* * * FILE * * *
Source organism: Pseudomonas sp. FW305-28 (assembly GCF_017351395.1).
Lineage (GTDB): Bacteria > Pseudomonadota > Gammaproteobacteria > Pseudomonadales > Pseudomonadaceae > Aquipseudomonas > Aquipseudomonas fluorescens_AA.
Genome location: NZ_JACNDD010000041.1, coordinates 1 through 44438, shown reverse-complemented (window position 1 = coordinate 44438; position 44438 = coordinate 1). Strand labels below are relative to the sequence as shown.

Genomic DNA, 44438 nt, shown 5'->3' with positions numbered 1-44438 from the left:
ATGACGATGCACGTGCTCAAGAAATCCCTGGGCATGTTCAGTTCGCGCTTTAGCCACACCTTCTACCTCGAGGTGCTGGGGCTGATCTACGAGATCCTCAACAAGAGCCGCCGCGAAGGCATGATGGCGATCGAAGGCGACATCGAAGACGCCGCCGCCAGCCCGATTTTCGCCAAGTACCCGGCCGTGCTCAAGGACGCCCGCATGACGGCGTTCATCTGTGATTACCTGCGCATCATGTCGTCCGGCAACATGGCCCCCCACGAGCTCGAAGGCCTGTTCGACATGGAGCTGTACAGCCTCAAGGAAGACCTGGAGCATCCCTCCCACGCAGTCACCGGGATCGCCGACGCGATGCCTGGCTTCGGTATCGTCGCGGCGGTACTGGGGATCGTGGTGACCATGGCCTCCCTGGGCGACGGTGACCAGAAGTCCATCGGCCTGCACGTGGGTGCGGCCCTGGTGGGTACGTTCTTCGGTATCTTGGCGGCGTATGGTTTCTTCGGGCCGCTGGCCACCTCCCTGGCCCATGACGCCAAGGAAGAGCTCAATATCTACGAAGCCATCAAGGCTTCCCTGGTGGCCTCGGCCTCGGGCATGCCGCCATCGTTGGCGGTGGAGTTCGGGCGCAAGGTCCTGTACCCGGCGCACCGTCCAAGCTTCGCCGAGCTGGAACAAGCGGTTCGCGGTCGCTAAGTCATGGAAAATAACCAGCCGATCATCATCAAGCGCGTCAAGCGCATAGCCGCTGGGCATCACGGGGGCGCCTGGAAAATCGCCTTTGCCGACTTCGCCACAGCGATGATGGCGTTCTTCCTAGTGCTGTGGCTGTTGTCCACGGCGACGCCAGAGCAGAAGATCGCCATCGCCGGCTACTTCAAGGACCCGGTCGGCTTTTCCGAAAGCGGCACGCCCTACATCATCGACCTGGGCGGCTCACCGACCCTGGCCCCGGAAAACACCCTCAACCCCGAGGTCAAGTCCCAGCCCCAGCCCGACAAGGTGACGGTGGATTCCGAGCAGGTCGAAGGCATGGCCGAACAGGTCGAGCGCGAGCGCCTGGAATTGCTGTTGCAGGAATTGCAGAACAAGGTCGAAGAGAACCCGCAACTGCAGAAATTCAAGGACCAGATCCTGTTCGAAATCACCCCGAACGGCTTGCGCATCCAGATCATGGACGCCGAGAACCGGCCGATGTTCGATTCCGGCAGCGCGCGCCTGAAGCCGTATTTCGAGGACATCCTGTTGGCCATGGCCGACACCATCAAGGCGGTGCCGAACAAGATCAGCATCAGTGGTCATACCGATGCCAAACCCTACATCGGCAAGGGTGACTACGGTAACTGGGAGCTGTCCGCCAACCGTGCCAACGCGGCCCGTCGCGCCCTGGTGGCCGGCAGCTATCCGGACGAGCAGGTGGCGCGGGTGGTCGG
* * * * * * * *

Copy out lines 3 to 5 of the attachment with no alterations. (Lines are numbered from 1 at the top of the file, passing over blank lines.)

Genome location: NZ_JACNDD010000041.1, coordinates 1 through 44438, shown reverse-complemented (window position 1 = coordinate 44438; position 44438 = coordinate 1). Strand labels below are relative to the sequence as shown.

Genomic DNA, 44438 nt, shown 5'->3' with positions numbered 1-44438 from the left:
ATGACGATGCACGTGCTCAAGAAATCCCTGGGCATGTTCAGTTCGCGCTTTAGCCACACCTTCTACCTCGAGGTGCTGGGGCTGATCTACGAGATCCTCAACAAGAGCCGCCGCGAAGGCATGATGGCGATCGAAGGCGACATCGAAGACGCCGCCGCCAGCCCGATTTTCGCCAAGTACCCGGCCGTGCTCAAGGACGCCCGCATGACGGCGTTCATCTGTGATTACCTGCGCATCATGTCGTCCGGCAACATGGCCCCCCACGAGCTCGAAGGCCTGTTCGACATGGAGCTGTACAGCCTCAAGGAAGACCTGGAGCATCCCTCCCACGCAGTCACCGGGATCGCCGACGCGATGCCTGGCTTCGGTATCGTCGCGGCGGTACTGGGGATCGTGGTGACCATGGCCTCCCTGGGCGACGGTGACCAGAAGTCCATCGGCCTGCACGTGGGTGCGGCCCTGGTGGGTACGTTCTTCGGTATCTTGGCGGCGTATGGTTTCTTCGGGCCGCTGGCCACCTCCCTGGCCCATGACGCCAAGGAAGAGCTCAATATCTACGAAGCCATCAAGGCTTCCCTGGTGGCCTCGGCCTCGGGCATGCCGCCATCGTTGGCGGTGGAGTTCGGGCGCAAGGTCCTGTACCCGGCGCACCGTCCAAGCTTCGCCGAGCTGGAACAAGCGGTTCGCGGTCGCTAAGTCATGGAAAATAACCAGCCGATCATCATCAAGCGCGTCAAGCGCATAGCCGCTGGGCATCACGGGGGCGCCTGGAAAATCGCCTTTGCCGACTTCGCCACAGCGATGATGGCGTTCTTCCTAGTGCTGTGGCTGTTGTCCACGGCGACGCCAGAGCAGAAGATCGCCATCGCCGGCTACTTCAAGGACCCGGTCGGCTTTTCCGAAAGCGGCACGCCCTACATCATCGACCTGGGCGGCTCACCGACCCTGGCCCCGGAAAACACCCTCAACCCCGAGGTCAAGTCCCAGCCCCAGCCCGACAAGGTGACGGTGGATTCCGAGCAGGTCGAAGGCATGGCCGAACAGGTCGAGCGCGAGCGCCTGGAATTGCTGTTGCAGGAATTGCAGAACAAGGTCGAAGAGAACCCGCAACTGCAGAAATTCAAGGACCAGATCCTGTTCGAAATCACCCCGAACGGCTTGCGCATCCAGATCATGGACGCCGAGAACCGGCCGATGTTCGATTCCGGCAGCGCGCGCCTGAAGCCGTATTTCGAGGACATCCTGTTGGCCATGGCCGACACCATCAAGGCGGTGCCGAACAAGATCAGCATCAGTGGTCATACCGATGCCAAACCCTACATCGGCAAGGGTGACTACGGTAACTGGGAGCTGTCCGCCAACCGTGCCAACGCGGCCCGTCGCGCCCTGGTGGCCGGCAGCTATCCGGACGAGCAGGTGGCGCGGGTGGTCGG